A management service agreement, valued in excess of €274,000,000, was entered into on 14 November 2017 by St Vincent de Paul Residence (SVP) and the JCL and MHC Consortium and awarded directly following a negotiated procedure.
The Agreement governed the services that were to be provided by the consortium with respect to the 504 beds housed within four blocks that it was to construct. The construction of these blocks was linked to an additional investment valued at €29,000,000 that the consortium was to provide, at no cost to the SVP, in relation to a separate tender for comprehensive services, that also comprised the provision of catering and the construction of a kitchen. The contract relating to the tender, also entered into on 14 November 2017, was valued at €57,000,000.
The Public Accounts Committee requested the National Audit Office (NAO) to audit these contracts. Irregularities were noted by the NAO in its review of this procurement process, most serious of which are those relating to the concept of additional investment, the legal basis of the negotiated procedure, the absence of authorisation and concerns on failure to secure value for money.
The NAO was unable to determine how the additional investment component originated, notwithstanding that this was an innovative requirement of the call for tenders for comprehensive services. This Office has reservations as to why no parameters that were to guide potential tenderers formulate the additional investment was set. This concern assumes greater relevance given the disproportionate weighting that was assigned in the evaluation criteria. The concept of additional investment at no cost to the contracting authority, as applied in this case, is fallacious, for, in a transaction of significant value with commercial interests, nothing is ever secured for free. Bidders could recover the additional investment by factoring this cost into the pricing for the provision of meals or through other related agreements.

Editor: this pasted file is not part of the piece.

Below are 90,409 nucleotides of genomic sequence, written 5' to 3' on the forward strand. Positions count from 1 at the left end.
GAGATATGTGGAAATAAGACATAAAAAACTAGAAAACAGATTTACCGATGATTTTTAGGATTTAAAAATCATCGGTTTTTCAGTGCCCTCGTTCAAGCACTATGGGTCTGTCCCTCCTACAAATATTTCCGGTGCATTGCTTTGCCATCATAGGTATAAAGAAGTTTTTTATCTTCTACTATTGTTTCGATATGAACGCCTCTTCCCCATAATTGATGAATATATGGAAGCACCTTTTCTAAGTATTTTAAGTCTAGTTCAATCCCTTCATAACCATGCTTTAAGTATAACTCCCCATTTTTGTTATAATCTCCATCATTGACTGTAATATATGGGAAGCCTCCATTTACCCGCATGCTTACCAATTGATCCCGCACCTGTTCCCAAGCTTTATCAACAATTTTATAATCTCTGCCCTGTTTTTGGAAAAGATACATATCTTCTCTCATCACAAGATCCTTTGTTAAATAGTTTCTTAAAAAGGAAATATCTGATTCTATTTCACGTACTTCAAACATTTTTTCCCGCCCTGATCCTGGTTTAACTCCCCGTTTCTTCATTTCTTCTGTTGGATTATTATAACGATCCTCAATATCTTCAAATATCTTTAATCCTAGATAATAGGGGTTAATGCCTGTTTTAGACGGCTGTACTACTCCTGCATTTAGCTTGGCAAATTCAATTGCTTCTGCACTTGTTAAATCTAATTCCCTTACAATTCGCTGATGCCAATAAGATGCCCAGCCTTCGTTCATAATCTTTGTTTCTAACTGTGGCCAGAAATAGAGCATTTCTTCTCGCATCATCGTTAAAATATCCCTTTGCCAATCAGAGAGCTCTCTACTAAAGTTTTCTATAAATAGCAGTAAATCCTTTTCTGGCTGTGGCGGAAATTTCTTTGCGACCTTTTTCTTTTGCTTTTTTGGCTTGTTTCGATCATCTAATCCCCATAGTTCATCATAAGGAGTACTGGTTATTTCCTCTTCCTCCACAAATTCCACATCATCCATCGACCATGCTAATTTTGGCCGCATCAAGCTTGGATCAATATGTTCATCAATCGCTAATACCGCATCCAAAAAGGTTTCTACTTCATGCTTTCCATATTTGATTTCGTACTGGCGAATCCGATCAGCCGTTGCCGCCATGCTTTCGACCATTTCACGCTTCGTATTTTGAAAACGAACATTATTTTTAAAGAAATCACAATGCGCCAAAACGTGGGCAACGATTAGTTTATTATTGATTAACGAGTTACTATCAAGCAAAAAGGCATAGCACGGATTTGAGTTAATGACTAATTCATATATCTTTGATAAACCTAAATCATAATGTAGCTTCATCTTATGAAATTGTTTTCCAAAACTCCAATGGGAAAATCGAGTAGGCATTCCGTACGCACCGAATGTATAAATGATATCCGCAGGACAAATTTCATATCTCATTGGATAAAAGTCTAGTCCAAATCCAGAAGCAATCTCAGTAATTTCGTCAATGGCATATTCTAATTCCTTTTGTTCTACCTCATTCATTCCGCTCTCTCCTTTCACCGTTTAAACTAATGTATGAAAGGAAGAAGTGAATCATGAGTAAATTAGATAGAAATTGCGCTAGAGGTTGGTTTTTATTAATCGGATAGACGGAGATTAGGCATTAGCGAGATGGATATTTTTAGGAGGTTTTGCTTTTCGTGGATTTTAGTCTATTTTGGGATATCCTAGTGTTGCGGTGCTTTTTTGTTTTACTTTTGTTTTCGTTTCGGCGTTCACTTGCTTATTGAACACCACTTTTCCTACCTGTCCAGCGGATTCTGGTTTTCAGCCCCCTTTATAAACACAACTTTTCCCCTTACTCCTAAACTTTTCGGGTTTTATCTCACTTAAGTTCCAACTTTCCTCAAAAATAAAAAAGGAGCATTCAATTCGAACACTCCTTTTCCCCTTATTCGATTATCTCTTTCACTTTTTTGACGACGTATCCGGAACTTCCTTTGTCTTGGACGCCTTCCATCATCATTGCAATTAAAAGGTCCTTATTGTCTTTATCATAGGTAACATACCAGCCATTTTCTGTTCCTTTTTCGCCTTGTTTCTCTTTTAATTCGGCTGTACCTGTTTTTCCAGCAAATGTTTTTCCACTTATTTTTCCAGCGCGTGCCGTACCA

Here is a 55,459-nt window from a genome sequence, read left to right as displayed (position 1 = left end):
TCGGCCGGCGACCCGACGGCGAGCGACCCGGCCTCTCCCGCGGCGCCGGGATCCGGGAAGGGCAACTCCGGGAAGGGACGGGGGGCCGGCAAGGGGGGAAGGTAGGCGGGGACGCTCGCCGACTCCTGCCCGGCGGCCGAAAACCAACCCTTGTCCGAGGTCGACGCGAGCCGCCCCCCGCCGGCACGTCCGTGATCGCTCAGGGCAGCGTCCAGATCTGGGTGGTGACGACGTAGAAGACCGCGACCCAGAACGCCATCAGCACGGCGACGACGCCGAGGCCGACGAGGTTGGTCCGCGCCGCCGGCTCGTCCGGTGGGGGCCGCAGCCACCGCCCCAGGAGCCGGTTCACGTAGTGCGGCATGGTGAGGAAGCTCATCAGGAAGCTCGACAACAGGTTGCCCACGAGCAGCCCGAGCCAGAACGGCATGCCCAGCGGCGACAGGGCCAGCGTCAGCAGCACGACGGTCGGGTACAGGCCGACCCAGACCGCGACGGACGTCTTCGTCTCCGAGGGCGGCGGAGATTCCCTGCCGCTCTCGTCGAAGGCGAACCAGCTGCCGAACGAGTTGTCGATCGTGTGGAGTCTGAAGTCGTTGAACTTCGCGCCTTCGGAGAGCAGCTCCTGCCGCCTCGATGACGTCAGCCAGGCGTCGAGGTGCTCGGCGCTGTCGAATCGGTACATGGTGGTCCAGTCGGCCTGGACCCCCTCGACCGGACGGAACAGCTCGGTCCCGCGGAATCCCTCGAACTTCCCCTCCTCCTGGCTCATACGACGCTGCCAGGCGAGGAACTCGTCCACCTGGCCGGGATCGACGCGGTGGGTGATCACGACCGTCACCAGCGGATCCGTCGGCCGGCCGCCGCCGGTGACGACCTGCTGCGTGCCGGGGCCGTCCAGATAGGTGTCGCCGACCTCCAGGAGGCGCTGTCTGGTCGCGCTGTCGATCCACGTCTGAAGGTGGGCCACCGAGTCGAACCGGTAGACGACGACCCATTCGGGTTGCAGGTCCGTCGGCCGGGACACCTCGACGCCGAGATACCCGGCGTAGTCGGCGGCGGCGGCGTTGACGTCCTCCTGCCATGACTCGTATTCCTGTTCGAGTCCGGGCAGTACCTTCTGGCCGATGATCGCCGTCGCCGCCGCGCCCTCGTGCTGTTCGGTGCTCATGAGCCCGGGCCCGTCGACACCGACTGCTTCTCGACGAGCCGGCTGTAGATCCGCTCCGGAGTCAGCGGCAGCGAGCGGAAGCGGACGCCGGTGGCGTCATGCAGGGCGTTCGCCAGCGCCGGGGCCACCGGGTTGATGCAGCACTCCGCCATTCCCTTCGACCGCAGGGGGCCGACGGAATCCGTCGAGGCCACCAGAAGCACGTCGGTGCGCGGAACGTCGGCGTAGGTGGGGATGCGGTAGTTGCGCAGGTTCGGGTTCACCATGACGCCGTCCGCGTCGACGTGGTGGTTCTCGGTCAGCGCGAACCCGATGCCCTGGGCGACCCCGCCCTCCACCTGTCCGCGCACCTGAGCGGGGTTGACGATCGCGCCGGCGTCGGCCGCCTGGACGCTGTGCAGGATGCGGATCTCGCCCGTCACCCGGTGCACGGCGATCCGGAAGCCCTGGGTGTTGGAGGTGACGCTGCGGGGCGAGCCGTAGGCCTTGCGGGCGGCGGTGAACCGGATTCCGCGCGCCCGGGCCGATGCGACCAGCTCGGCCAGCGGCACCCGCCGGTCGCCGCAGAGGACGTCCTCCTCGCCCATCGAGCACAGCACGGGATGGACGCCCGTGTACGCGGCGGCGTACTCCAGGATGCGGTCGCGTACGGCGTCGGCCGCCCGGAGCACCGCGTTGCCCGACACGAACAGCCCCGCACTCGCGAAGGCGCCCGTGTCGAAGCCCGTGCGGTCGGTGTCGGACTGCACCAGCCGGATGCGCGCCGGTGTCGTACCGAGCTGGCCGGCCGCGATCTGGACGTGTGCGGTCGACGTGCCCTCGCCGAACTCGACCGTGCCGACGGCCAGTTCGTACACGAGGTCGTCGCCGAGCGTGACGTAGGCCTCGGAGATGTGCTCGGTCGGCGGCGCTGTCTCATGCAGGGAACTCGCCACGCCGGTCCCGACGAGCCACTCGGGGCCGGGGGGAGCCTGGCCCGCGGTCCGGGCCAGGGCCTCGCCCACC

Gravest among concerns identified is that the basis cited as justification authorising the negotiated procedure was in breach of legislative provisions, thereby possibly leading to the invalidity of the procurement undertaken. The authorisation was sought by the SVP, endorsed by the Ministry for the Family and Social Solidarity (MFSS) and granted by the Department of Contracts (DoC) on the basis that competition was absent for technical reasons and reasons of extreme urgency. The NAO contends that there existed no technical reasons that precluded competition since the management of these blocks could have been undertaken by other operators. Notwithstanding the reference to urgency, this was not justified as the blocks were to be under construction for at least 18 months, during which the SVP could procure these services through an open procedure.
Conspicuously absent was any political authorisation endorsing the government’s commitment to a project of over €274,000,000 and entered into directly with the JCL and MHC Consortium. The agreement for the management of the additional blocks was not brought to the attention of Cabinet despite its materiality and the project’s national importance. The NAO concluded that no political authorisation to enter into a negotiated procedure with the consortium was requested from and provided by the parliamentary secretaries involved. Considering the extent of the project, its materiality, its significance due to the increase in capacity of existing facilities, and that negotiations had been underway for several months, the NAO deems incredulous how this project did not draw the attention of the parliamentary secretaries responsible for the SVP. Even if the project was not referred to the parliamentary secretaries for their authorisation, their failure to enquire as to the regularity of this procurement is in clear breach of their duty arising from the political post held.
Of concern to the NAO is that the MFSS, the SVP and the DoC pursued the offer by the JCL and MHC Consortium and assigned it the management of the new blocks without adequate consideration. The consortium offered a discount on costs incurred by the SVP determined through independent analysis. This office maintains that this should have been determined before any decisions made, rather than when the decision to assign the management to the consortium had been taken. No analysis as to what the government was charged for highly dependent residents in other care homes was undertaken. The rate charged by these homes was significantly lower than that of the consortium, €99.17 daily per resident per occupied bed. The average daily rate that the government was paying private contractors for persons with a high dependency in 2016 was €51.06. In November 2020, that is, by the handover of the blocks, the rate charged by the consortium was revised to €118.44, as against the average of €65.13 charged under the Buying of Beds Scheme. This difference raises doubt whether value for money was secured.